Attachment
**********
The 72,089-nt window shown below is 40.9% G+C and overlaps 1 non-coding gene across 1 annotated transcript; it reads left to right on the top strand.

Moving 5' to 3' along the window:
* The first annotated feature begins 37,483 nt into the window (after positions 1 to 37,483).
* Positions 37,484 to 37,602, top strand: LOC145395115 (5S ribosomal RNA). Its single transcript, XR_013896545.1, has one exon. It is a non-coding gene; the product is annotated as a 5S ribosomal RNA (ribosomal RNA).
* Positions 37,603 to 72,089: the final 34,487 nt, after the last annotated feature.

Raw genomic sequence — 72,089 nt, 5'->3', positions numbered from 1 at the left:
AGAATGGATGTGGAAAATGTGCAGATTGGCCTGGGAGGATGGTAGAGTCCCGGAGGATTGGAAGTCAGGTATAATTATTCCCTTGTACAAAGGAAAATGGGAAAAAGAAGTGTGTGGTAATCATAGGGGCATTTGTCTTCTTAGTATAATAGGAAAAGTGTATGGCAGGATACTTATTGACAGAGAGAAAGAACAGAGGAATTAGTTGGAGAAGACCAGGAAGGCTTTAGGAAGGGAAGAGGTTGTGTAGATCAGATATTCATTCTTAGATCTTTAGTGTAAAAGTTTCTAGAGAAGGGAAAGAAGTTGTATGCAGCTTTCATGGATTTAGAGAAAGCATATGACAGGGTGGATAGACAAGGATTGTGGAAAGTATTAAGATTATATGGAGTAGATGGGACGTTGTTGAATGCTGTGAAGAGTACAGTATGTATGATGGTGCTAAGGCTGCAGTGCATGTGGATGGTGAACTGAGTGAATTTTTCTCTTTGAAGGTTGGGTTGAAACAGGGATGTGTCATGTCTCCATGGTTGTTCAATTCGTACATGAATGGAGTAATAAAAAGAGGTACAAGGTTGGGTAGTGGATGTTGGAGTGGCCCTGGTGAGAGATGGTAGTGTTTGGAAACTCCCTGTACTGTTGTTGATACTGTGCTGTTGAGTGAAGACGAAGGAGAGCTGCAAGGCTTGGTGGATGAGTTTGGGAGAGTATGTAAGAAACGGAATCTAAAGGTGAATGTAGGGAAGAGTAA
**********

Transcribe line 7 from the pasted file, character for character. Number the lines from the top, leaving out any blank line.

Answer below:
AGAATGGATGTGGAAAATGTGCAGATTGGCCTGGGAGGATGGTAGAGTCCCGGAGGATTGGAAGTCAGGTATAATTATTCCCTTGTACAAAGGAAAATGGGAAAAAGAAGTGTGTGGTAATCATAGGGGCATTTGTCTTCTTAGTATAATAGGAAAAGTGTATGGCAGGATACTTATTGACAGAGAGAAAGAACAGAGGAATTAGTTGGAGAAGACCAGGAAGGCTTTAGGAAGGGAAGAGGTTGTGTAGATCAGATATTCATTCTTAGATCTTTAGTGTAAAAGTTTCTAGAGAAGGGAAAGAAGTTGTATGCAGCTTTCATGGATTTAGAGAAAGCATATGACAGGGTGGATAGACAAGGATTGTGGAAAGTATTAAGATTATATGGAGTAGATGGGACGTTGTTGAATGCTGTGAAGAGTACAGTATGTATGATGGTGCTAAGGCTGCAGTGCATGTGGATGGTGAACTGAGTGAATTTTTCTCTTTGAAGGTTGGGTTGAAACAGGGATGTGTCATGTCTCCATGGTTGTTCAATTCGTACATGAATGGAGTAATAAAAAGAGGTACAAGGTTGGGTAGTGGATGTTGGAGTGGCCCTGGTGAGAGATGGTAGTGTTTGGAAACTCCCTGTACTGTTGTTGATACTGTGCTGTTGAGTGAAGACGAAGGAGAGCTGCAAGGCTTGGTGGATGAGTTTGGGAGAGTATGTAAGAAACGGAATCTAAAGGTGAATGTAGGGAAGAGTAA